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'Castle' Represents Architectural Arrogance

August 06, 1988

To call the Van Nuys "castle" (Letters, July 25) a monstrosity is an insult to the monsters of the world, both real and imagined. This structure is an exercise in architectural arrogance, completely out of place on one of the Valley's most beautiful streets.

Van Nuys is not a "cultural wasteland" as the home's owner, Prof. Robert J. Bond, advances. It is a cultural melting pot. It is a district rife with contradictions: beautifully preserved residential side streets, ugly commercial strips and burgeoning apartments. Battle lines are clearly drawn between those who would preserve its rustic residential beauty and those who would destroy that beauty for greed or gratification.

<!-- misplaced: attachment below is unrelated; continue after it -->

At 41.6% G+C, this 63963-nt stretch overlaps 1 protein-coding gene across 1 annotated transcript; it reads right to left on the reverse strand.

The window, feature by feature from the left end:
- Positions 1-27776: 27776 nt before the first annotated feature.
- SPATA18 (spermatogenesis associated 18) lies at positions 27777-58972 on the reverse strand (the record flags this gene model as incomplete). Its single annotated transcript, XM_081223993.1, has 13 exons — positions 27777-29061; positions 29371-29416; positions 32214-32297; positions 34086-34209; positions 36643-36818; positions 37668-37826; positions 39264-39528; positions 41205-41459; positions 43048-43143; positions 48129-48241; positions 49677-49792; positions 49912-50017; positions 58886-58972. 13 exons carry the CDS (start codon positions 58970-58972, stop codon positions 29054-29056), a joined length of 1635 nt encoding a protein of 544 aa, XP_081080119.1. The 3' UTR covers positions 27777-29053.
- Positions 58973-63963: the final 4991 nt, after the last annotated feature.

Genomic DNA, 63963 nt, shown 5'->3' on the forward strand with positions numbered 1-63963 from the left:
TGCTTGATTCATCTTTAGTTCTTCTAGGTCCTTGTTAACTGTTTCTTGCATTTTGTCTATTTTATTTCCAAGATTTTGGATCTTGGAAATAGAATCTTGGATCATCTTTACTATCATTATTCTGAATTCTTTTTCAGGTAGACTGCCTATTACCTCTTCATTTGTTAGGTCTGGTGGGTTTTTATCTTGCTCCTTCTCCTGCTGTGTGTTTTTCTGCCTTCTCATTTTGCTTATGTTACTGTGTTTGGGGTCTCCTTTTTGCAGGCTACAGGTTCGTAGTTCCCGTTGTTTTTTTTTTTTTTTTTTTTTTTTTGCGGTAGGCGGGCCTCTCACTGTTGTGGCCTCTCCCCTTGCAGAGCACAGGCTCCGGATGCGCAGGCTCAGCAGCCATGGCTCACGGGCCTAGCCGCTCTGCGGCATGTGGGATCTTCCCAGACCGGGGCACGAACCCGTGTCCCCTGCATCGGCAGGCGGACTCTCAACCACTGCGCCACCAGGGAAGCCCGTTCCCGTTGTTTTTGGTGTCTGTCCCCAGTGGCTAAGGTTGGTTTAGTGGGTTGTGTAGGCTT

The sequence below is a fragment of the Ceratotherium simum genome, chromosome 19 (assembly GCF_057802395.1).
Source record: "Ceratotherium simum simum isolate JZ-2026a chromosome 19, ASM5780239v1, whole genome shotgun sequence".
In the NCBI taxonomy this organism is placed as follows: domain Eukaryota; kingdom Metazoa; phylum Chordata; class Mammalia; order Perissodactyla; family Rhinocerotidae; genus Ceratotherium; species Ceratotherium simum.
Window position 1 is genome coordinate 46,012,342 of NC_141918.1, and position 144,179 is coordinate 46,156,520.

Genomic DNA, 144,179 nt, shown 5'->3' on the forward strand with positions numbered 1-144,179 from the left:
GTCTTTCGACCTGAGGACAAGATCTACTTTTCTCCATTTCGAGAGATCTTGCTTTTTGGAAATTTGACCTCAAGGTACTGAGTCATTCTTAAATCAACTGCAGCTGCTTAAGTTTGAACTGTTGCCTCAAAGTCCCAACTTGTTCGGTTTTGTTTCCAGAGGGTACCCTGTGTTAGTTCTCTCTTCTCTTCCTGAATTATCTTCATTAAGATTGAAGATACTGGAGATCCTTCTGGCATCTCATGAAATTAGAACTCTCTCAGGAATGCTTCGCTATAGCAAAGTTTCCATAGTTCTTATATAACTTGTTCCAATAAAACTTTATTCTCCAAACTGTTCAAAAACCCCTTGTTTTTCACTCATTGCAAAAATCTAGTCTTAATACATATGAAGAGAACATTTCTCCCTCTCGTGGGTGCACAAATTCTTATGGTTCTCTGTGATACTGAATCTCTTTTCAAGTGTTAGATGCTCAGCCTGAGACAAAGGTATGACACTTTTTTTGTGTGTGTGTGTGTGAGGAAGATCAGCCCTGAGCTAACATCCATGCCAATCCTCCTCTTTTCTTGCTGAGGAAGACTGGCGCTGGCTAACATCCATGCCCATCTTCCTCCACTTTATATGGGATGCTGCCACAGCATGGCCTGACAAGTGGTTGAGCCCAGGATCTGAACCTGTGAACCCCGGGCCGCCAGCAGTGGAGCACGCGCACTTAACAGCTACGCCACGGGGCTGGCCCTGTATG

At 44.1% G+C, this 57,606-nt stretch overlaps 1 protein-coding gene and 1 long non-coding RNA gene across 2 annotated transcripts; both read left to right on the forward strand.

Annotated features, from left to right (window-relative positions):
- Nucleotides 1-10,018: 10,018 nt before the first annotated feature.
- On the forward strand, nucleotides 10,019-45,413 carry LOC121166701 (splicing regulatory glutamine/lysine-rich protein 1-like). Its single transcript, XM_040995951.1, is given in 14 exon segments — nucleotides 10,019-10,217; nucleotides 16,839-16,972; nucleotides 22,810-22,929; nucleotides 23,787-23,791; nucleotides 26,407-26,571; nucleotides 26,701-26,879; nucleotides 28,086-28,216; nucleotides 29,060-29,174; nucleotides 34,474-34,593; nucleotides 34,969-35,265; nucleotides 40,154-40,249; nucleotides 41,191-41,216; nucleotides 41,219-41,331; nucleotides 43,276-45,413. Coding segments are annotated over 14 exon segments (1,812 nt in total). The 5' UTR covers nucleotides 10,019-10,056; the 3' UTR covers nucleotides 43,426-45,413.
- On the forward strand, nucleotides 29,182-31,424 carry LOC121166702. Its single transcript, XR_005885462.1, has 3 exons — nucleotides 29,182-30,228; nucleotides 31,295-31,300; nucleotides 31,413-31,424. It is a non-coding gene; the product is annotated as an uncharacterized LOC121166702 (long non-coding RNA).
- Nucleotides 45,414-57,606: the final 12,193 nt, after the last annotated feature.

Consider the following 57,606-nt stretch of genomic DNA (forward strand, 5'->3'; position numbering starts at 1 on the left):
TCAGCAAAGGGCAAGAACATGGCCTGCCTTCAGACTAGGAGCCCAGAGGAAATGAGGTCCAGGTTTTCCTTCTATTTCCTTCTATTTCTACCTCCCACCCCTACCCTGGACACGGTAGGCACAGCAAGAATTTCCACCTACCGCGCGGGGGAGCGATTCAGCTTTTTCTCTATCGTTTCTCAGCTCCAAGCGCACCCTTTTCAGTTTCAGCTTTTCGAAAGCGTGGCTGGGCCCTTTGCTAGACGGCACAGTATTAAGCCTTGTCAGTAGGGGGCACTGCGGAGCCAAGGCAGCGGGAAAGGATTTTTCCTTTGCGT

The intersection that has been desecrated by this architectural emesis appears to be purely residential. The proposed use of the castle as a "cultural center" seems directly at odds with the single-family homes surrounding it.

If Mr. Bond truly wishes to "make a statement" and to benefit the people of the area, he could work to eliminate graffiti, bury power lines, encourage reasonable and orderly growth and otherwise work to preserve the character and integrity of those areas that attracted our family in the first instance, the quiet, rustic and comparatively affordable side streets, where we can escape the "culture" of the "south side of the hill." Our neighborhood is not Bond's kingdom, and his castle belongs in another domain.

MARK M. STEWART

Van Nuys

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